It’s important to note that you can still have churn while experiencing customer growth. In fact, your growth is the difference between acquisitions and churn so reducing churn has as much of an impact on your growth rate and revenue as customer acquisition, and over time, much more.
To calculate your churn rate for the period, you would return to the per period formula, which with our variables would give us:
So there you have it. Churn rate the quick and easy way. Now that you’ve got your churn rate you’ve opened the door to a couple more related metrics that can help inform your strategy.
What Other Metrics Are Affected by Customer Churn Rate?
Average Customer Lifetime (ACL)
Churn rate can serve as a great shortcut to average customer lifetime as the two figures are inverses of each other. By taking 1 divided by your churn per period you can estimate how many periods the average customer will be with your business.
For example, if you have an annual churn rate of 20% then dividing 1/0.2 results in a 5 year ACL. Similarly, if the weekly churn rate was 4% then you’d have 1/0.04 which would yield an ACL of 25 weeks. Average Customer Lifetime is an extremely useful variable for numerous customer calculations including Customer Lifetime Value.
Another easy metric to calculate with churn is your retention rate. This is the percentage of your customers who return to your product or service over the period. This is another inverse for churn rate.
Every customer you started with will either remain a customer or churn by the end of the period and this binary relationship makes it very easy to calculate one statistic if you have the other.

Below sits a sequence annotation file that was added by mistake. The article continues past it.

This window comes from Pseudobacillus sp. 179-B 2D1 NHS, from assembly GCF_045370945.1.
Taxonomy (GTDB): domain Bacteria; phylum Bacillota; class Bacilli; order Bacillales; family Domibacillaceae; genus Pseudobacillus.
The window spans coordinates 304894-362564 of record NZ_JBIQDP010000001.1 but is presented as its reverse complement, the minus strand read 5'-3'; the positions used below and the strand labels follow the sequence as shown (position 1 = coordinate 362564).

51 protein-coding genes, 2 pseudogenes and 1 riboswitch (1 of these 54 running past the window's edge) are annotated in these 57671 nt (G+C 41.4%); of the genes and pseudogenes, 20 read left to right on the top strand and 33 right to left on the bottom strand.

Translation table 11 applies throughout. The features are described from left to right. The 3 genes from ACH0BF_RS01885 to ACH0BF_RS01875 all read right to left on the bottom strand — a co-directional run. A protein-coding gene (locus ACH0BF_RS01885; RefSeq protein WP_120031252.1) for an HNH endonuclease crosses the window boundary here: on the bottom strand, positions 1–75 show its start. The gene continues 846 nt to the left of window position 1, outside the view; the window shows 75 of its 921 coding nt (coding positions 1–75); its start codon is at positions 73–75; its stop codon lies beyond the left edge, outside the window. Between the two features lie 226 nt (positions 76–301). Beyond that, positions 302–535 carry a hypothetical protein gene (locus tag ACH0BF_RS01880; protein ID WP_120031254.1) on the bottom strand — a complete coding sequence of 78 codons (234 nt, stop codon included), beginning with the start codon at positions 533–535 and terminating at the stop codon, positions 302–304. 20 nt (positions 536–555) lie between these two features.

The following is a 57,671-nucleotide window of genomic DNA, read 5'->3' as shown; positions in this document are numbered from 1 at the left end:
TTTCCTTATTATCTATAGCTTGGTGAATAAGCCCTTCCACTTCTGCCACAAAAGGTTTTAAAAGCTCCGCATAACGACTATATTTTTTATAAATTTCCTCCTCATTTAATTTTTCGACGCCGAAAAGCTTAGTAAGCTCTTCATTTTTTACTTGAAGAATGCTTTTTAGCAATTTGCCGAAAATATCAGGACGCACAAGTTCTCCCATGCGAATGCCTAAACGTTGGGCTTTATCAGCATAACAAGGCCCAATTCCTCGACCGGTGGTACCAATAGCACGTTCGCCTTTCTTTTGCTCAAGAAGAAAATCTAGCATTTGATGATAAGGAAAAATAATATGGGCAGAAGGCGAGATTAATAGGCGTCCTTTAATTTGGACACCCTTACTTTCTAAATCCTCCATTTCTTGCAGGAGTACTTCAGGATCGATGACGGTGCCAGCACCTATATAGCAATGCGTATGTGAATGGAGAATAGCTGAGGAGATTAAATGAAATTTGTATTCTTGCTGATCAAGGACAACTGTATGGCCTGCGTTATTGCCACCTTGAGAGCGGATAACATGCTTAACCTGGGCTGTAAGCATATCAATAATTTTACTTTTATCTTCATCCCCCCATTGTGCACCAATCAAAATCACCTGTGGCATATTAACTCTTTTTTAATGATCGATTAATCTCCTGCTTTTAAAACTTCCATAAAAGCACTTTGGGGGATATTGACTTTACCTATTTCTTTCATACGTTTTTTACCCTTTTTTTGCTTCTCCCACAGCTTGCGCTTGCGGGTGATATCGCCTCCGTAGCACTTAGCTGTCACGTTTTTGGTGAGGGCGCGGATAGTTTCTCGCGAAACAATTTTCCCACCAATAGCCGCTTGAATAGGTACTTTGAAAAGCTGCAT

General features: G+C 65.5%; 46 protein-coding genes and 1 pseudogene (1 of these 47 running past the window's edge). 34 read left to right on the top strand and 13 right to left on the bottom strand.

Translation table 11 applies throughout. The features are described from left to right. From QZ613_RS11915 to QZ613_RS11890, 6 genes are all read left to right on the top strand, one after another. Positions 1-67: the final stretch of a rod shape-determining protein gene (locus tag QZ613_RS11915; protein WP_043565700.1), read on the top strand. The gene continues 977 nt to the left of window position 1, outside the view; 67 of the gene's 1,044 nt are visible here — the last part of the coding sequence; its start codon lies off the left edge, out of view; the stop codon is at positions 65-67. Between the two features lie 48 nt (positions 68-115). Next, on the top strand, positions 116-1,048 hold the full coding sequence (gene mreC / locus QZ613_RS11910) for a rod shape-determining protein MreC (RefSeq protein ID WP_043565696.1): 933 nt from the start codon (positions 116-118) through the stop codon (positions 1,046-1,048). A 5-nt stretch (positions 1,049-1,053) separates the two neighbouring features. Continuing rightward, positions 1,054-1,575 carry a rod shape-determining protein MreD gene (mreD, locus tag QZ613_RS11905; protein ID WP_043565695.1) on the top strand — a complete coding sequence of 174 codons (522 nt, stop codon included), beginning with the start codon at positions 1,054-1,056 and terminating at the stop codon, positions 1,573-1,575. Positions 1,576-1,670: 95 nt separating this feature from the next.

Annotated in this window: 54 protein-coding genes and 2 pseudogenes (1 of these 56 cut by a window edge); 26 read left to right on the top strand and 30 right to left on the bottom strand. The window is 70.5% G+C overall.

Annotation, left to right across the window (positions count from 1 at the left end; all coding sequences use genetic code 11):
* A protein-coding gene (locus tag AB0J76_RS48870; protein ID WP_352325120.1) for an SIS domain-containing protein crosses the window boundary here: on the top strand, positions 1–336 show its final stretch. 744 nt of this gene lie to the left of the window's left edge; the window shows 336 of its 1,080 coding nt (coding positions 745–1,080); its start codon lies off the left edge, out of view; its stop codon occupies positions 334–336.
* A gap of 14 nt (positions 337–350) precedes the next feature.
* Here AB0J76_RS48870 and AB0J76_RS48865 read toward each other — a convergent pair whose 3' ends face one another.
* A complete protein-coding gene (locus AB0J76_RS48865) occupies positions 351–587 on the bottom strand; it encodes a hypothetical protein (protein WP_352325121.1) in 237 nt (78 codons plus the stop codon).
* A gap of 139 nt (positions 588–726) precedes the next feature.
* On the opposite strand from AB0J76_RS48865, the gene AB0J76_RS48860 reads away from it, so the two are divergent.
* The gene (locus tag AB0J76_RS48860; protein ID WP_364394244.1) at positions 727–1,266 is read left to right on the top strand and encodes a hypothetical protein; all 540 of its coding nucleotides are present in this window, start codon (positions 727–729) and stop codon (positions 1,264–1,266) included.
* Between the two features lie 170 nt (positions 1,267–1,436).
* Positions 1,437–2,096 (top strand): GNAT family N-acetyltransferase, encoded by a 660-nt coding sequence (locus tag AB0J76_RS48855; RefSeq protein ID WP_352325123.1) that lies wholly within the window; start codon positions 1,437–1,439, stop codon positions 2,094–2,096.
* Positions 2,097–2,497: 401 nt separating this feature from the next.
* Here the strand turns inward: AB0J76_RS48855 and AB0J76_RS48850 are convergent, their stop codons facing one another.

2 Ways to Decrease Churn Rate
Now that we’ve discussed how to calculate your churn rate and some of the other stats it can help you understand, let’s attack how to decrease your churn rate and keep more of your customers coming back to your store.
1. Delight Your Customers
The most fundamental way to decrease your churn rate is by keeping your customers happy. While you definitely want to avoid letting them down, you have to look for areas to go over and above your customer’s expectations and delight them.
Impressing your customers is an integral factor in the level of customer satisfaction your brand evokes in your target market. Many marketers view customer satisfaction like a light switch; something that is either on or off but in truth, customer satisfaction is more like the weather. There are sunny days and rainy days but there’s also a lot in-between. Satisfaction with a brand works in much the same way, it exists on a continuum and just like the weather it can change in a hurry.
Just like the degrees on a thermostat can change what we do on any given day, the degree of customer satisfaction governs the behaviour of your target market. As you gain higher levels of customer delight customers start to perform positive, value affirming actions like repeat purchasing or becoming a brand ambassador. On the other hand, when your brand evokes lower levels of satisfaction customers are at risk of churning or even worse: becoming a detractor (a customer who actively steers others away from your brand).